There is the child care at FSI [Foreign Service Institute], which is even more recent. There are formal programs and there is this vibrant discussion on work and life balance so my point to people is your concerns today are perfectly legitimate but it is really helpful if you look back and see what the Department has already done and what the constraints are and that will help you do what Stephanie has done and that is frame it in the most constructive way. That is a really important point.
The other thing I want to mention is the Palmer suit. That was the base line suit that said the Department was discriminating against women across the board, in hiring in assignments, in evaluations, everything. And I was the beneficiary of that. I was a part of the class action suit and I was allowed to change my cone and move from consular work which I actually really adored. I am an operations management specialist into political work because it was my perception at that time that I had no future if I stayed in the consular cone. That only by moving could I get into the types of leadership programs that I wanted. I really supported that. I believed in that lawsuit.
So where we are now is you no longer hear the overt expressions from officers that women are not good enough. I was introduced by my boss in Moscow to a group of my Soviet contacts by a monologue of “the State Department requires us to hire women and we search for the best ones we can and we take what we got and here’s our science officer.” You couldn’t get away with doing that nowadays.
In recent times I was trying to mediate a conflict overseas and the man, the superior said, “Well, you know she really got off to a bad start with me by showing up and telling me she had to go off on maternity leave.” So I said, OK, there are still some out there, but most of them have moved out of the system.
The people who were raised in a different era and really couldn’t adapt, so right now, in my humble opinion, the major challenge for the State Department in terms of women is how do we retain them through the upper grades? How do we keep them when you run into that awful crunch between the desire to hold a family and the responsibility and elderly parents and illness, because we are still losing far too many women form the mid grades up.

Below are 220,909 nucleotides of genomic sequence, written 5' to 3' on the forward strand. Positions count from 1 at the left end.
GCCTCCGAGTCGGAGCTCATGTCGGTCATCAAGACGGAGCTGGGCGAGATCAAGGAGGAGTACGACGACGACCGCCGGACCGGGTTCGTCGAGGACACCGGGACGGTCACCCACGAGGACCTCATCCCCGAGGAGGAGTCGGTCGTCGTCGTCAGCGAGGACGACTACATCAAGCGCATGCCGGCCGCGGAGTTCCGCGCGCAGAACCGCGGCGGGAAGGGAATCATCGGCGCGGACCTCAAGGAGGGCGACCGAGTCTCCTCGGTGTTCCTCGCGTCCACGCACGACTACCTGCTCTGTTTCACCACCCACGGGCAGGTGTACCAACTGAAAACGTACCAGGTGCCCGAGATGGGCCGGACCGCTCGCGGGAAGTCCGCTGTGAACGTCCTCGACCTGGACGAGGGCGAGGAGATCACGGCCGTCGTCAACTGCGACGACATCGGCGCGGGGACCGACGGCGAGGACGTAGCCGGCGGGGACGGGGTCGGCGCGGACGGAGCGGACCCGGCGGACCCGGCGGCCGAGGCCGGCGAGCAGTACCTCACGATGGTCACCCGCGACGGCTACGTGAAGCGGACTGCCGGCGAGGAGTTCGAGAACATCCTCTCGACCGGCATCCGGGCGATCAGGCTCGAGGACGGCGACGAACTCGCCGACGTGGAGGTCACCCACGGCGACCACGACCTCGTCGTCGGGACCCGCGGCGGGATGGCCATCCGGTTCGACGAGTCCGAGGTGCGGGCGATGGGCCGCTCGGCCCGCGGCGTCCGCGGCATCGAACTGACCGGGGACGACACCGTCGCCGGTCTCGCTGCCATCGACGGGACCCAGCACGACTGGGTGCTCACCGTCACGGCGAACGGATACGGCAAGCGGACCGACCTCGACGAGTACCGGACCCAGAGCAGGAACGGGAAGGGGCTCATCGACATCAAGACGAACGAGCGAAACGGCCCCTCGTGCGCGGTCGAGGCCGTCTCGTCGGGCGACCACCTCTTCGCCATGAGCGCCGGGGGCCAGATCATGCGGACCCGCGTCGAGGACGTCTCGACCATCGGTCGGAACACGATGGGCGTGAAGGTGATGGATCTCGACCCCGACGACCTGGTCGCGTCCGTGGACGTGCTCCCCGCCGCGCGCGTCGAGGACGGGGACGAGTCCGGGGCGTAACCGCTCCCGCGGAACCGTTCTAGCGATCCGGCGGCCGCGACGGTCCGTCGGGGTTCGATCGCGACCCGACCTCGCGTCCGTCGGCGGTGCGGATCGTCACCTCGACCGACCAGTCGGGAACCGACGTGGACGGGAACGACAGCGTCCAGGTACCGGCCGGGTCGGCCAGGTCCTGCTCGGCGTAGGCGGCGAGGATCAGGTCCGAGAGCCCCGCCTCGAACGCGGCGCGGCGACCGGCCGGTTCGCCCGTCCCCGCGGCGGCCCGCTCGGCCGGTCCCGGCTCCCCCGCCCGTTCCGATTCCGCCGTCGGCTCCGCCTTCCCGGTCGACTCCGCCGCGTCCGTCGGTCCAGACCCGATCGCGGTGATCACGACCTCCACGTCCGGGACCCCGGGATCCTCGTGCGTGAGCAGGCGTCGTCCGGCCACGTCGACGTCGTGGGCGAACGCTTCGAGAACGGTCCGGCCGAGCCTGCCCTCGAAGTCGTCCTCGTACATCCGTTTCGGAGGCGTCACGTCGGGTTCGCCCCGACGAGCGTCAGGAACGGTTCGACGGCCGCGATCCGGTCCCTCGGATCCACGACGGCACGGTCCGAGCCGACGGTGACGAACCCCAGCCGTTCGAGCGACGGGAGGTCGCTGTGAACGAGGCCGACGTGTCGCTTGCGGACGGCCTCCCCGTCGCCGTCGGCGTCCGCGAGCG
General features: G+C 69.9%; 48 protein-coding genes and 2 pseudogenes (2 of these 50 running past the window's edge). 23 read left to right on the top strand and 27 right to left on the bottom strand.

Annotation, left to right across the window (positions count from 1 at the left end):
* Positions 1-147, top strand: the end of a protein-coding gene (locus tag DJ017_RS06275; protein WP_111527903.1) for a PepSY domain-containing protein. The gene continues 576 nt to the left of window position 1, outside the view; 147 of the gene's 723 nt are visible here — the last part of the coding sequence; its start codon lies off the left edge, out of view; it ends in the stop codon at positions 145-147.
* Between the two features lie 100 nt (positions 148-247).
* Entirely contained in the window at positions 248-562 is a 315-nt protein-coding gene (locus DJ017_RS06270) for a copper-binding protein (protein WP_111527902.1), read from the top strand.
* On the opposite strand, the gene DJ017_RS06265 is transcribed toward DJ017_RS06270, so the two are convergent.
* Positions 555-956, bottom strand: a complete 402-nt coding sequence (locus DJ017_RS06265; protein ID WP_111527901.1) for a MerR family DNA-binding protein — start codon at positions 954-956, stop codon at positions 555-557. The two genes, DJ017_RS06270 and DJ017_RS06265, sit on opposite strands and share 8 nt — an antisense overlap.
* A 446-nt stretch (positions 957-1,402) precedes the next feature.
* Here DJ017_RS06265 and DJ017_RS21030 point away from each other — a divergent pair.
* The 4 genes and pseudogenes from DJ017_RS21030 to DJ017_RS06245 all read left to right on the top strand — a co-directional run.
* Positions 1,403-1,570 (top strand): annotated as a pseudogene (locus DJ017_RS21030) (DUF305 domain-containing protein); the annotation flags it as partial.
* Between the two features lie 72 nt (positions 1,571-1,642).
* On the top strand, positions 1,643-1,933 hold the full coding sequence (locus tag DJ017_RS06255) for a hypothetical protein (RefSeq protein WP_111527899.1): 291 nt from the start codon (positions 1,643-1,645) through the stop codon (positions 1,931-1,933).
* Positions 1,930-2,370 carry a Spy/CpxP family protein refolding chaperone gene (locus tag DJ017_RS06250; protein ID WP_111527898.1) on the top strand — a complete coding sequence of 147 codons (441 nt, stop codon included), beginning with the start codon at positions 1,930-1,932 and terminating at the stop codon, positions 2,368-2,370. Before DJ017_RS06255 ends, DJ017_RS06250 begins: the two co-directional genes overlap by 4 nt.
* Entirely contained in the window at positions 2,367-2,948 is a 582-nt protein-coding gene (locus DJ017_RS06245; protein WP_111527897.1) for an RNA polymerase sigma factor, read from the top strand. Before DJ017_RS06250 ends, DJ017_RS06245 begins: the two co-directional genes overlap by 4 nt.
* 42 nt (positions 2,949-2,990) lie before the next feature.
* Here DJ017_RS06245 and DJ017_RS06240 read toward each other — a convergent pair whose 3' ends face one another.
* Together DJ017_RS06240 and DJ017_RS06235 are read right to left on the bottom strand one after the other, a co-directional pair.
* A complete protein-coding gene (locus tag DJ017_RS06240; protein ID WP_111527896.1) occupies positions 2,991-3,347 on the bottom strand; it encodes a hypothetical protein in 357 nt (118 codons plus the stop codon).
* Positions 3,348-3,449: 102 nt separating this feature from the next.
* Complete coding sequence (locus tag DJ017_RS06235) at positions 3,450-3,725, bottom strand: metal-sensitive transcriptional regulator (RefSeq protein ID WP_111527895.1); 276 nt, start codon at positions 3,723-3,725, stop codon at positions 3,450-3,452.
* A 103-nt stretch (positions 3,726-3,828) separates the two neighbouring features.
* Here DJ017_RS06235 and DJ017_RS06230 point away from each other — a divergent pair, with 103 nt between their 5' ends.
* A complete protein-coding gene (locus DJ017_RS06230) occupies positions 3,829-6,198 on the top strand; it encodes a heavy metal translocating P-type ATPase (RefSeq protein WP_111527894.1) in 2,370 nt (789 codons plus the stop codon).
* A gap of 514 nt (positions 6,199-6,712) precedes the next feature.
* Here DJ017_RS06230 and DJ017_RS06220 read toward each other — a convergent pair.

We are bringing in more than before but we aren’t holding on to them. So the key in the job for all of you in the room, especially you younger folks, is working really hard to create work-life balance conditions that work for both men and women. I have been so happy to have a male subordinate come to me and say, “I really need to go home on time every Wednesday to coach my kid’s little league.” He feels empowered to do that because the women of the previous generation fought for those rights.
So I don’t want a system that works just for women, I want a system that works for both men and women and only then will we have a healthy work force and have really talented people willing to stay in the Foreign Service. So I am going to shut up and open up the floor for questions.
“Women tend to be called good managers and men are called leaders”
Q: I would just like to start off by saying your talk is real inspirational — every one of you. Some of you have touched on this a little bit so please forgive the redundancy. I am wondering what are some issues you saw during your careers for women who had advanced to your high levels that you continue to see today?